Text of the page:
Friday, December 12, 2014

It all boils down to this

A lot of what I work on, a lot of what I think about, a lot of my own journey into epistemology, Zen, Music. Semiotics, Legisprudence and computer science can be neatly summarized thus:

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Thursday, December 04, 2014

Art versus Science

An interesting conversation about art versus science has broken out on my FB page here

Tuesday, December 02, 2014

Time, is waiting in the wings, it speaks of senseless things. Its pawns are you and me.....

The title of this short post is a David Bowie lyric. From back when David Bowie's lyrics were every bit as symbolistic (?) as say, Bob Dylans....

...But I digress and I have not even started.

When all the smoke clears I think I will conclude that my entire career has been devoted to better understanding of TIME. How to model it. What it means. How to build systems that understand it.

In coming posts, I will be coming back to it again and again but for now, let me start with this.

Governance, Risk & Compliance (GRC) is now an established acronym for an information management discipline in which the concept of TIME (and its co-joined twin) CHANGE, are central.

There is now a Tech Center in Ireland devoted to it : GRCTC and I am involved in it personally on behalf of Propylon.

Many other words get dragged in here too. Concepts like digital permanence, authenticity, provenance, audit trails, change markup, semantic deltas...

Some of these I have touched on here in the past, some not.

I think maybe I will start with blockchains as they are quite topical at the moment and I think blockchains is one of the first really interesting things to come along in the area of authenticity/provenance since the concept of Public Key Cryptography.

Thursday, November 20, 2014

Back in the blogging chair

Well, it has been a while since I blogged here. Have been using Facebook a lot for personal stuff and pondering the fact that I use RSS feedreaders less and less these days.

The time has come for me to get back into blogging - especially for technical stuff. Anybody who wants to follow what I am doing with my Banjo collection would be better served friending me on Facebook (
http://www.facebook.com/seanmcgrath42) :-)


Not only am I back on this blog, I am also back in another sense. I moved back to Ireland a few months ago and now call Galway, Ireland "home".

Galway is a great town for both of my main interests : tech and music. The tech scene there is getting bigger and bigger. Plenty of big names but also a very vibrant start-up scene that I am getting hooked in to.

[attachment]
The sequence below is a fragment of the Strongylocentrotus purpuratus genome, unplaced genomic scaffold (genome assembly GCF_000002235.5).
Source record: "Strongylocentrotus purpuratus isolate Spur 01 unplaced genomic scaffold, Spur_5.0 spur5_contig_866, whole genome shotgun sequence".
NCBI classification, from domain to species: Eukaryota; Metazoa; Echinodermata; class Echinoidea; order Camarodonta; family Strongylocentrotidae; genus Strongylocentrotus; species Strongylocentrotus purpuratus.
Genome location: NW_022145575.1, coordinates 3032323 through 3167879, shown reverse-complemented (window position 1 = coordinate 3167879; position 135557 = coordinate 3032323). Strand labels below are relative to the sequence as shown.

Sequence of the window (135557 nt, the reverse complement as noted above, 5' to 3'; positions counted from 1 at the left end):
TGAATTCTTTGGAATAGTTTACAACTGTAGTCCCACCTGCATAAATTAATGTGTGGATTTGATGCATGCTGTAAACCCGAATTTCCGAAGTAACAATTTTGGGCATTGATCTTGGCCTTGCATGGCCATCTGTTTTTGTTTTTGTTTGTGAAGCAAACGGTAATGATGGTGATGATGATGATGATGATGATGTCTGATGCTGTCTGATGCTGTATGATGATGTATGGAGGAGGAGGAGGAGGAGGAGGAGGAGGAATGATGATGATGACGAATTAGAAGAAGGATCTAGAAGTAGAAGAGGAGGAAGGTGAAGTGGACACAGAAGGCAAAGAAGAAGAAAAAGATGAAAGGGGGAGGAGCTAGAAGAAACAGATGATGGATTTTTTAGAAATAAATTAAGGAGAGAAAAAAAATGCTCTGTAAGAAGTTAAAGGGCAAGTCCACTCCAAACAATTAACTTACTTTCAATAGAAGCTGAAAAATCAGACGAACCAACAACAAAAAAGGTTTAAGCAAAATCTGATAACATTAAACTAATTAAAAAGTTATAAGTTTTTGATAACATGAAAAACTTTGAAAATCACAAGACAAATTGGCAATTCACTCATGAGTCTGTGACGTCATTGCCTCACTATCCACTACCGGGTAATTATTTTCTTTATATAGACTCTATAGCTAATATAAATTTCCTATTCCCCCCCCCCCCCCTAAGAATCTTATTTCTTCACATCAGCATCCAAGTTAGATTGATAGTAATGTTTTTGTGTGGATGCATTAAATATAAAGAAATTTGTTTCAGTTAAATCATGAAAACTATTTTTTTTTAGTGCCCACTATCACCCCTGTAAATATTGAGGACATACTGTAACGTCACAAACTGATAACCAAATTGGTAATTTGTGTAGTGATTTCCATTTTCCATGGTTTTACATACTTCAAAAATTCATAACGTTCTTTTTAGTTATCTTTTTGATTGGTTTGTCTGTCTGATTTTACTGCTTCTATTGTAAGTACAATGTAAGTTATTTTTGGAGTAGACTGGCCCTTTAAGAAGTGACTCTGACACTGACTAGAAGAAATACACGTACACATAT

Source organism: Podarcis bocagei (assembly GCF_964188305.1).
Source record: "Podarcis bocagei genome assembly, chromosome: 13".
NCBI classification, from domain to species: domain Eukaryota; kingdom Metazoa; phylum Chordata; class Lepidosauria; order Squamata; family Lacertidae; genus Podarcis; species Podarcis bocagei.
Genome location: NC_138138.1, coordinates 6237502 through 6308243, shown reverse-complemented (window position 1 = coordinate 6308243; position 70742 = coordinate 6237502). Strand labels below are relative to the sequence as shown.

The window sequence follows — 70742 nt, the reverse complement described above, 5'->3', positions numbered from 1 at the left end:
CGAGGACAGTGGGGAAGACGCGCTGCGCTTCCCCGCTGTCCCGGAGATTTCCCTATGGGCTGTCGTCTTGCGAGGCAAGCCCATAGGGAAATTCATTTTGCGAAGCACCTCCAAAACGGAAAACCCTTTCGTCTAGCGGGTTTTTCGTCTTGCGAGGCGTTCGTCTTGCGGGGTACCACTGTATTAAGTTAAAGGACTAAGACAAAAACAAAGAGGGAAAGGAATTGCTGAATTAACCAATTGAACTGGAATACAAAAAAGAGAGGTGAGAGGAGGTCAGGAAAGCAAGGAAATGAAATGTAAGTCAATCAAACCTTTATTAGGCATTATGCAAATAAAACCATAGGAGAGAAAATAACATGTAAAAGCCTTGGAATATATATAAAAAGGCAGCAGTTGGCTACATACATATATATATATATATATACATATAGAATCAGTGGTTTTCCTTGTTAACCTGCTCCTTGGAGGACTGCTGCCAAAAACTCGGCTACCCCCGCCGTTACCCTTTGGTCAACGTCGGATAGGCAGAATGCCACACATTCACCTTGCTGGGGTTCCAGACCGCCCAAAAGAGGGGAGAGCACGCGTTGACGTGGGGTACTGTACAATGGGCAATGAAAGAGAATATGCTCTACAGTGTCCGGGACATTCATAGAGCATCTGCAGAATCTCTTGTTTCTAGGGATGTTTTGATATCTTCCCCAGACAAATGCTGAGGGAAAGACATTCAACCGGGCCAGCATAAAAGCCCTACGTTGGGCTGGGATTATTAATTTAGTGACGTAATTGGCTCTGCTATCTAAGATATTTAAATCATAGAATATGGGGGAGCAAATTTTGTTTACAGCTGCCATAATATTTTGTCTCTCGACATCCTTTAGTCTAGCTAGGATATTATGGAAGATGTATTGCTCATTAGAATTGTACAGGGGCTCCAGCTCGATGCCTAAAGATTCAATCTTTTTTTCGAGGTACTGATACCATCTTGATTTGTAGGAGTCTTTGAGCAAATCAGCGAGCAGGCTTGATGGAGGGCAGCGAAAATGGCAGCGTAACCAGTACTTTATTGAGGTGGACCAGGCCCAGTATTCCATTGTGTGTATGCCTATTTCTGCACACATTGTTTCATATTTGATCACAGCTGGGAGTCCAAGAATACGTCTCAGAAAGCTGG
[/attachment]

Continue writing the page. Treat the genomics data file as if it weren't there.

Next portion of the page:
In Propylon, the core product group is expanding and we are doing more and more work in the general Legal&Regulatory space with TimeArc, alongside the Legislative Software (LWB). Its great to be able to take the tech we developed in Legislatures and apply it in the private sector.

Related to that. We have recently become an Industry Partner in the Governance, Risk and Compliance Technology Center (http://www.grctc.com). Looking forward to contributing to the that initiative in the years ahead. Much important stuff to be done there and lots (and lots!) of thorny problems yet to be solved.

Friday, December 13, 2013

Friday, November 01, 2013

IT sure is weird: Part 1

In 1987 the XWindows consortium was formed at MIT (http://en.wikipedia.org/wiki/X_Window_System). X Windows was this weird, powerful thing that allowed an application and its UI to be split across a network. It was very prominent in the GUI wars back in the days when "Workstations" where from companies like Apollo and Sun.

In 1994, W3C consortium was formed at MIT. Web browsers begin to take over the client side of the planet. Meanwhile, Linux - with the X Windows System built into it - is steadily taking over the server side of the planet. In 2013, HTML5 is central to a new era of Web - namely dynamic assembly of "pages" with lots of Javascript being executed client side under the control of the server which is sending over the instructions. The Javascript has access to a canvas element and can basically scribble on the screen pixel-by-pixel. A new era in rich-web-apps is possible.

Sit at, say, an Ubuntu laptop. You are most likely running an X Windows based GUI. It is perfectly capable of doing client/server apps where the server side controls what appears on the screen, down to the pixel level, using the X network protocol. You are almost certainly not doing that however. You are most likely running a browser on top of X. It is most likely using HTML5 to do what the X system could do itself, namely, remote screen control from the server side.

So server generated HTML contains Javascript which ultimately makes X calls, rather than the server side directly doing the X calls. Pretty weird. There appears to be umpteen unnecessary layers involved in all this to me. Part of me thinks that there is an alternative universe where we are all using what where confusing known as "X Servers" on our desktop machines, rather than browsers.

IT sure is weird.